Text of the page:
US carbon emissions lay waste to poorer countries – study

The US’ greenhouse gas emissions have allegedly caused over $1.9 trillion in damages to other countries since 1990

A new analysis by Dartmouth College researchers found that the US has caused almost $2 trillion in damage to other nations between 1990-2014, owing to its huge carbon footprint. It was reported in Climatic Change (published Tuesday) 

According to the report, US greenhouse gas emissions over the past 24 years have caused heatwaves and crop failures as well as other economic problems for countries around the world, which has resulted in $1.9 trillion of lost income worldwide. 

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The top five leading carbon emitters, including China, Russia, India, and Brazil (in addition to the US), have in total caused economic losses of $6 trillion since 1990, the researchers claimed – a figure representing about 14% of global GDP. 

It’s a huge number,” lead study author Chris Callahan pointed out, adding that while it was “It’s not surprising that China and the USA are on the top of this list.,” the figures the research unearthed “These are quite stark. For the first time, we can show that a country’s emissions can be traced to specific harm.

Researchers found that the top 10 biggest emitters are responsible for more than 67% economic loss related to climate change and receive 70% of financial benefits. The US is the only country that caused 16.5% of these losses, and the US alone accounted for 18%. This pattern is replicated throughout high-emission countries, which the analysis found are doing the lion’s share of damage while experiencing little to none of the resulting economic suffering. 

Researchers found that the northerly nations are seeing tangible results from climate change. They have longer growing seasons, and less cold-related deaths. Research did not include non-GDP-related effects, such as natural disasters and loss of biodiversity, which suggests that there is more likely to be a disproportionate impact on poorer, warmer countries.

Callahan and his colleagues arrived at their conclusions by combining historical climate data with climate models and economic information, then calculated resulting damages “Use empirical temperature growth relationships.” Another method of calculation that takes into account the emissions created by international trade places the US even more starkly in the lead regarding climate-induced damages, responsible for 18%. While damages to Russia and China are down by 15%, 9% and 5%, those caused by certain European countries rise by as high as 20%.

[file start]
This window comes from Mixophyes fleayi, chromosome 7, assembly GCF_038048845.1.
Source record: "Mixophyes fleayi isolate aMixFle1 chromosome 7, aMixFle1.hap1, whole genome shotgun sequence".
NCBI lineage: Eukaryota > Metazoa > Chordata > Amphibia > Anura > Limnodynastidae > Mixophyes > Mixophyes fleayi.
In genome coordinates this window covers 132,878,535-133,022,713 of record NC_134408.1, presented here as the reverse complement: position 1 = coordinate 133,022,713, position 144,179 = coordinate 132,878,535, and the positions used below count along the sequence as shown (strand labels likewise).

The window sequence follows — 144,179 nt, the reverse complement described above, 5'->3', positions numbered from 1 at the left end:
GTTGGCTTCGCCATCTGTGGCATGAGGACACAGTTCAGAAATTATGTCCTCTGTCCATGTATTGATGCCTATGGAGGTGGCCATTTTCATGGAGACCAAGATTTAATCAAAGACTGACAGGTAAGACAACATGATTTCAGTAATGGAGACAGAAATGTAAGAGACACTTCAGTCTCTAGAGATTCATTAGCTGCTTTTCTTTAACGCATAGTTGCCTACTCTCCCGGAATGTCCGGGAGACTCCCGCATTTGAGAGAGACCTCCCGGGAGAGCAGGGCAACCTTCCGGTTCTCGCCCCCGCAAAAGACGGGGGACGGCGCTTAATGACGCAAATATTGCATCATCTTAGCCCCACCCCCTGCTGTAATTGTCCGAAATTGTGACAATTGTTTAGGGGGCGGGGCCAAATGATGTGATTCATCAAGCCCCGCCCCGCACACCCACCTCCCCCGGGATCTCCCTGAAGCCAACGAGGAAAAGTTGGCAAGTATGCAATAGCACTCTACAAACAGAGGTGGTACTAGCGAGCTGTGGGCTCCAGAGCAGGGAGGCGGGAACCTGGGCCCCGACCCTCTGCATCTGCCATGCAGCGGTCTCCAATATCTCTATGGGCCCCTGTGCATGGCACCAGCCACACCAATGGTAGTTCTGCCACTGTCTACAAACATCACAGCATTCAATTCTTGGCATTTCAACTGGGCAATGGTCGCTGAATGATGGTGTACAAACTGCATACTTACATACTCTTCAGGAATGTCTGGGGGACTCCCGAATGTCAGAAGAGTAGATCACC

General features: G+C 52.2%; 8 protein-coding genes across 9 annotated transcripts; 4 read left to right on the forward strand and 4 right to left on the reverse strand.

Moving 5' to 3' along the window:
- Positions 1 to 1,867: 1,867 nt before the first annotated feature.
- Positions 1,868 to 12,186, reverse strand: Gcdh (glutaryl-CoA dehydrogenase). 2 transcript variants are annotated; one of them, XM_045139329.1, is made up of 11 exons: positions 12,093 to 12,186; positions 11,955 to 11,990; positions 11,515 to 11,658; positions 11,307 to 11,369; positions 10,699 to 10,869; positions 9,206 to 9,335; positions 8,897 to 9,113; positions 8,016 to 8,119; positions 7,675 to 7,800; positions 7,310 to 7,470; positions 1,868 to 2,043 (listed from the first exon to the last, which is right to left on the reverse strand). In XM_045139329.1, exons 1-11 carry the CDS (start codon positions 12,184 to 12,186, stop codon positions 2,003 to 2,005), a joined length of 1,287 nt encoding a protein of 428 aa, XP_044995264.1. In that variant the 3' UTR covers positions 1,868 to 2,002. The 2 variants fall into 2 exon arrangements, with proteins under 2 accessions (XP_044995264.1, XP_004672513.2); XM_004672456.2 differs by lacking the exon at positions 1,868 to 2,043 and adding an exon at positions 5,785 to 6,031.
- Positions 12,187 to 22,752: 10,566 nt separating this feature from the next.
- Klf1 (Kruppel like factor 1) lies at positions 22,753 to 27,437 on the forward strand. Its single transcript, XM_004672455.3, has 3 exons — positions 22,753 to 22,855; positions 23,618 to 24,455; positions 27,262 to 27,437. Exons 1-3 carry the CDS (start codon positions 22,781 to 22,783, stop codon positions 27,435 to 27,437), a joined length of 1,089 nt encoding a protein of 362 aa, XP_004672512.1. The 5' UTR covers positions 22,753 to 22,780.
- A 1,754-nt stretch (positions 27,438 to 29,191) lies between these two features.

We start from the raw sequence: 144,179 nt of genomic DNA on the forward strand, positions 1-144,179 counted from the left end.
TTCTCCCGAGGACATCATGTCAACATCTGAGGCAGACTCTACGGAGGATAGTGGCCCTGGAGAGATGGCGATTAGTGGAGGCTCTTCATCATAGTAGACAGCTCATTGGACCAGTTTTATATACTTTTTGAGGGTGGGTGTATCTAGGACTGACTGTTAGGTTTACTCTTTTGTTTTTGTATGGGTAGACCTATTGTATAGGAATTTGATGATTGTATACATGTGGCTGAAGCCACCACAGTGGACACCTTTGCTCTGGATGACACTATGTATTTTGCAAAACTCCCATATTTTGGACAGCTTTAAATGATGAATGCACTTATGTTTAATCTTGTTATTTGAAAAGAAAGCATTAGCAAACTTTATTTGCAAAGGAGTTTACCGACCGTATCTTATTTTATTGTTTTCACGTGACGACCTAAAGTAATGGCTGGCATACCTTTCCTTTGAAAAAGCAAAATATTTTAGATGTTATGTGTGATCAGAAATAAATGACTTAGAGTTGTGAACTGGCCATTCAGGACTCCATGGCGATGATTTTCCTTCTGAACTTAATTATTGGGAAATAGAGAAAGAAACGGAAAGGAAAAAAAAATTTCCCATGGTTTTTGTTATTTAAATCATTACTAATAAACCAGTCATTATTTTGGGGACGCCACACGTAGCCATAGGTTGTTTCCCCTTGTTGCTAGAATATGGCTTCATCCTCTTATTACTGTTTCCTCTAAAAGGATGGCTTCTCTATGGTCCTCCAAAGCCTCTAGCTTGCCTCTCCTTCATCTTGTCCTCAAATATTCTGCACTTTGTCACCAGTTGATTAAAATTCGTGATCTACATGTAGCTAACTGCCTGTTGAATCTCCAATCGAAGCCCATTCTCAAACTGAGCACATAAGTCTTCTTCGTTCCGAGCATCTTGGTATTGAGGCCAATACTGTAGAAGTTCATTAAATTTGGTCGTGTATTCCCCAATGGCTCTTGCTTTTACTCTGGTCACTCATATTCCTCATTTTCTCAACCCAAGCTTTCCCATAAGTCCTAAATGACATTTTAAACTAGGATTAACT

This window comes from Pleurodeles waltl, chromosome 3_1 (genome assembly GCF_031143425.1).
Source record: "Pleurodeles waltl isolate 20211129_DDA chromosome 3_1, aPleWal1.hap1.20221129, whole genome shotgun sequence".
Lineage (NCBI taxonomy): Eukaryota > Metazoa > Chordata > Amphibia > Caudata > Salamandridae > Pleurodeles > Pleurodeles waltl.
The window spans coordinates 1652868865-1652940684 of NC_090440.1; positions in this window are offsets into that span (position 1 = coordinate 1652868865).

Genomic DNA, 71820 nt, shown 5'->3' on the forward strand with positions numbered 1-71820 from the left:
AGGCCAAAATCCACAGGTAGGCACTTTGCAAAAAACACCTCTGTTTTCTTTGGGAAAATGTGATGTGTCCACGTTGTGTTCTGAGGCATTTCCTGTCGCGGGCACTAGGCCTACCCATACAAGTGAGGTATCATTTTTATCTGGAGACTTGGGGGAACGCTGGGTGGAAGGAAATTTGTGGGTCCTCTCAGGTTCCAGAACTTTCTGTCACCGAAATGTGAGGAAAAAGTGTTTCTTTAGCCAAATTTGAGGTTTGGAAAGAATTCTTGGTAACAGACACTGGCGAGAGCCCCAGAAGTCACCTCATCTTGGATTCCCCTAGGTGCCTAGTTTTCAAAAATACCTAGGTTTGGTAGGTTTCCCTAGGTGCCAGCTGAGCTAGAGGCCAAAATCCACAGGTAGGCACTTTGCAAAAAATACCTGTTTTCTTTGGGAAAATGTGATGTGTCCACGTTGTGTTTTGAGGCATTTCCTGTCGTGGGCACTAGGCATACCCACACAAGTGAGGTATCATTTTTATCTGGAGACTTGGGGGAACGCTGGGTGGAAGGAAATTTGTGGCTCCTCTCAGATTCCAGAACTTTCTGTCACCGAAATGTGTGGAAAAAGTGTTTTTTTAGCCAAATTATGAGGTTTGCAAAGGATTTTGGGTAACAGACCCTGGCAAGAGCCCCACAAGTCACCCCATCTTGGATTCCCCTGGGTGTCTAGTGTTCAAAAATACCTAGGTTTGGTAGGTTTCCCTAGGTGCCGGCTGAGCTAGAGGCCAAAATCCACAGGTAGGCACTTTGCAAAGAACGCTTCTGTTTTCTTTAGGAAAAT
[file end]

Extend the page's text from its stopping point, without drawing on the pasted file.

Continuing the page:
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The researchers noted that their work could provide a basis for poorer countries to sue for climate-related harms, pointing out that previous efforts have been hamstrung by a lack of scientific evidence linking individual carbon emitters to “The downstream effects of global warming.” With the kind of evidence presented in their report, they argued, those countries may be able to take legal action. These methods of blaming climate damages can also be applied individually to corporations, according to the researchers.

Such conclusions are sure to be controversial, with US climate chief John Kerry already engaged in damage control in the hope of avoiding “Some legal avenues are now open to you in relation to [climate-related]Haftung.” While he insisted on following the COP26 climate conference that backed the idea of compensating poorer countries for losses and damages, he has shied away from the “Liability,” presumably trying to avoid having the US entangled in any potential climate lawsuits filed by the poorer countries it has allegedly victimized.



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